Functional fitness or functional training…
Also referred to as functional exercise is any workout which adapts or develops exercises allowing you to perform activities of everyday life more easily and with reduced risks of injury.
Many moons ago, like most folks in the dark ages, I thought nothing of it, functional fitness was just some fancy schmancy word.
In my own life for such a long time, I actually didn’t think functional fitness was important…
Yes, life for me consisted of training ultra heavy with weights and machines.
Pushing all the way past comfort zones and pain thresholds.
UNTIL I started to experience pain and set-backs, injury after injury…
Functional fitness exercises trains your muscles to work together and prepare for daily tasks by simulating common movements you might do at home, at work or sports.
One fact I want you to understand, don’t think you have to suffer long-term just because you want to improve the way you look or feel.
I’ll be honest, in my younger days, fitness, bodybuilding, exercise and sport consumed me.
So much dedication and discipline that I couldn’t even enjoy a normal life.
I didn’t feel functional fitness would be so incredibly crucial to better health and quality of lifestyle 35 years later.
So why is functional fitness one of the better ways to good health?
If you want to physically be capable of doing all of the stuff you currently enjoy doing…
Would you choose quantity or quality?
Functional fitness improves your upper-body, lower-body strength, core endurance, muscle power, balance, agility, coordination and so much more.
It means you’re able to keep doing what you love to do and feel better doing them.
Functional fitness exercises emphasizes using various muscles of upper and lower body all at the same time…
Functional fitness exercises also emphasize core stability…
Some exercises are not actually going to help improve your functional fitness or functional ability at all.
This does not necessarily mean they are “bad” exercises.
It simply might not be very useful at all if your overall goal is to improve functional ability.
Some exercises are specific for certain sports and for some reason have become popular in fitness and training…
The reality is these exercise may not have much real life usefulness.
Especially if you are NOT an elite athlete, football player or gymnast.
The truth is just because you can lift heavy at the gym…
Or do 20 minutes of HIIT every other day…
It doesn’t mean the next time you lift 65 pound suitcase on your way to the airport, you won’t throw your back out…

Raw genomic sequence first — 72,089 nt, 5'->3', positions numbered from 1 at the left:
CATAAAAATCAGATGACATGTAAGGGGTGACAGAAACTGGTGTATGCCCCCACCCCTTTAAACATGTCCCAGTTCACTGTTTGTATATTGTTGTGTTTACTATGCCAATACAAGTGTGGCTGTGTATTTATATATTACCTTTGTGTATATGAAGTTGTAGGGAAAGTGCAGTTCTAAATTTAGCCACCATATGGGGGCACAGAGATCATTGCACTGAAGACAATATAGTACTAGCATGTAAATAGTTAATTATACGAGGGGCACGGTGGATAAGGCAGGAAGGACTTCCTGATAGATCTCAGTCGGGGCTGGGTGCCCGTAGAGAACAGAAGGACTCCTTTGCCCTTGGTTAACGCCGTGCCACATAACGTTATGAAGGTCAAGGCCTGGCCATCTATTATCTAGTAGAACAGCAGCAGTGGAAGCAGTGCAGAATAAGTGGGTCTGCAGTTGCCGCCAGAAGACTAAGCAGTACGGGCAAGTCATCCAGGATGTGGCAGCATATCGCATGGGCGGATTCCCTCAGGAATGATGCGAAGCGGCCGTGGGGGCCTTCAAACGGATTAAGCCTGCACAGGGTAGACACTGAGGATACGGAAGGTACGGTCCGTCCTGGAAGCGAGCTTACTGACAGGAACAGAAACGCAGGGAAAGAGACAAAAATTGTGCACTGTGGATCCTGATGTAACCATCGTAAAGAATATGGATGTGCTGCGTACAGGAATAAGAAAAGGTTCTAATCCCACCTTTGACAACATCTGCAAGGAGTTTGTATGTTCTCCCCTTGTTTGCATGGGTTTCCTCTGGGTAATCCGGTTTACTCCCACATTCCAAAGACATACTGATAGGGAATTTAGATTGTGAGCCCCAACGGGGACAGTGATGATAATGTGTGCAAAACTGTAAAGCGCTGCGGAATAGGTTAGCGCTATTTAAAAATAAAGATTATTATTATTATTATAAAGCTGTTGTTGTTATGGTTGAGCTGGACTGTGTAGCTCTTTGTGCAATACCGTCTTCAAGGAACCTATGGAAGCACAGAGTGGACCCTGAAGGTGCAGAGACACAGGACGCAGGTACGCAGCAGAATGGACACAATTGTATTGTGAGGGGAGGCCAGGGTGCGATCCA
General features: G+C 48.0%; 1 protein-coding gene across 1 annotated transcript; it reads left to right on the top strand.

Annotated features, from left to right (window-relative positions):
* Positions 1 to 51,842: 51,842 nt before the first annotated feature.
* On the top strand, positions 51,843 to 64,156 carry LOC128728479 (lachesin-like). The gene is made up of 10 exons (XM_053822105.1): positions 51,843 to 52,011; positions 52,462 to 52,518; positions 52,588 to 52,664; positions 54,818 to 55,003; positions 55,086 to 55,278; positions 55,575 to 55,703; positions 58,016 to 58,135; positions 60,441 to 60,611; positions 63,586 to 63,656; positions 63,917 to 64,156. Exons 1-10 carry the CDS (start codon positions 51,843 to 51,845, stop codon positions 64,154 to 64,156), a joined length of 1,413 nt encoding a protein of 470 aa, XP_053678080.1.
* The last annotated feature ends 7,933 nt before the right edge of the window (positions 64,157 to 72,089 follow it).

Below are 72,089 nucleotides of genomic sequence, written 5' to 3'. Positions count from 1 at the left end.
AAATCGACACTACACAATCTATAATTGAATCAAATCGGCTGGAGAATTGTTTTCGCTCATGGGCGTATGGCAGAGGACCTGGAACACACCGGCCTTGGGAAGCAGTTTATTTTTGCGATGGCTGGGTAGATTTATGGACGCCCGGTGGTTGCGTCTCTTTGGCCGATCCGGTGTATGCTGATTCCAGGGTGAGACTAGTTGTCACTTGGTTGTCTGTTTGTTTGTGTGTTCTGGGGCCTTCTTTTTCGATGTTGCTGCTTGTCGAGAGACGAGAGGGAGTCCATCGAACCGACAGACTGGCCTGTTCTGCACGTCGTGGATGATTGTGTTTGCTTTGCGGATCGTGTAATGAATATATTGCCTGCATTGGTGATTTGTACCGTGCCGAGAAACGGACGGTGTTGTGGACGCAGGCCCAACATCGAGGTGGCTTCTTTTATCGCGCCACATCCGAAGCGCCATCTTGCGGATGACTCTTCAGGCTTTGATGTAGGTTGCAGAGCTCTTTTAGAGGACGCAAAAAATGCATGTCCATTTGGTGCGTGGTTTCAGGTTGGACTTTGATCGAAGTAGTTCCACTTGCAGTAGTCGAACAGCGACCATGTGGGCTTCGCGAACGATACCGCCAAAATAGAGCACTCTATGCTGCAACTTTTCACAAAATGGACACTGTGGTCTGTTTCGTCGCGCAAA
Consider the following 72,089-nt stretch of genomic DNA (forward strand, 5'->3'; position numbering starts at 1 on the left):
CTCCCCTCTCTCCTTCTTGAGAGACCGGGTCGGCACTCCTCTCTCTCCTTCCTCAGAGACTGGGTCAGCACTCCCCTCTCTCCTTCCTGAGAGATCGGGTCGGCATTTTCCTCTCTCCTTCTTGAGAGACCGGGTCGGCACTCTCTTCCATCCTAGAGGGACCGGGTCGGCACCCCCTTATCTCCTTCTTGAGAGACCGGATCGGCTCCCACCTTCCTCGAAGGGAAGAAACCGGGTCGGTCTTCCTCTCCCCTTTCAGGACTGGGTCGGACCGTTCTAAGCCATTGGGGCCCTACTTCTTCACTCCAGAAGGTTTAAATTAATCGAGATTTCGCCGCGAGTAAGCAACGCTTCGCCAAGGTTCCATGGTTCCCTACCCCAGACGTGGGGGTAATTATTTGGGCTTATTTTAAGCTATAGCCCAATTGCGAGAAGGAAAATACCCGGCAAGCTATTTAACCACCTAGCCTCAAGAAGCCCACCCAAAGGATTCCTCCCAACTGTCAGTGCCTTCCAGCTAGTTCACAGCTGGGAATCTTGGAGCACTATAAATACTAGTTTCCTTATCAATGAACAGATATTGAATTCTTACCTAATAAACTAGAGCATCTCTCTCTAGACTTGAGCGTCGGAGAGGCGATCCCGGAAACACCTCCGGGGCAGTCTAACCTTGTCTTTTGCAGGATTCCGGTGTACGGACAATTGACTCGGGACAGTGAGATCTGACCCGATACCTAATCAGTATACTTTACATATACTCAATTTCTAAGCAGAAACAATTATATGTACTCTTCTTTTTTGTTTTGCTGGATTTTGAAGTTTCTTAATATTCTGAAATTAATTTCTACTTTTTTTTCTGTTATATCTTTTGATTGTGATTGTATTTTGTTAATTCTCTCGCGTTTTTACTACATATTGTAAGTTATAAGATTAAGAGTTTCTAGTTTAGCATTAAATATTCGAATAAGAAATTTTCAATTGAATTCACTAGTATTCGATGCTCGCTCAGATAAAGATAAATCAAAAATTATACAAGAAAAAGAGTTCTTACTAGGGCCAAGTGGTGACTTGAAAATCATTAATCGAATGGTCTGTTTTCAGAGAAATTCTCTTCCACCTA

Functional fitness focuses on training your body in such a way it can better handle day-to- day real life activities.
Lugging groceries, picking up kids and other activities which you would do daily.
So, instead of focusing on lifting a certain amount of weight or proper form of a particular exercise…
Functional fitness trains you to become better at real life positions.
And to perform every day activities you’re usually already doing.
Muscles working together…
Your typical weight training or strength training workouts are typically designed to isolate specific muscles, yet neglects to train your body to use multiple muscle groups together.
This is referred to as compond movements, exactly what functional exercise does is to integrate different muscles.
And through proper form and motion teaches your muscles to work together.
This produces better overall fitness so your entire body is working in unison.
Power and balance…
While many people focus on weights, weight machines and compound exercises, they neglect to address a fundamental need we have for day-to-day lifestyle.
Power and balance training exercises like using the one legged squat, which is more useful for everyday life than leg pressing 500 pounds. Why?
Because core stability is what serves you in everyday life.
Picture yourself when you reach for something in a high cabinet or walking up and down stairs…
Balance is an integral part of everyday life, including regular tasks of walking, using stairs and reaching for something high on a self.
Yes, it goes far beyond that…
Functional fitness is your ability to handle every day functions like going up and down stairs and picking up the TV remote off the floor.
Simple tasks you find easy now, but probably take for granted means you need a strategic exercise plan. Why?
Because each year you mature your functional fitness decreases, making everyday activities like gardening, playing with grandchildren…
And even picking up a piece of paper off the floor so much more difficult than it is now.
Unfortunately, this domino effect has a drastic impact on your energy levels.
In fact, it’s how your body works.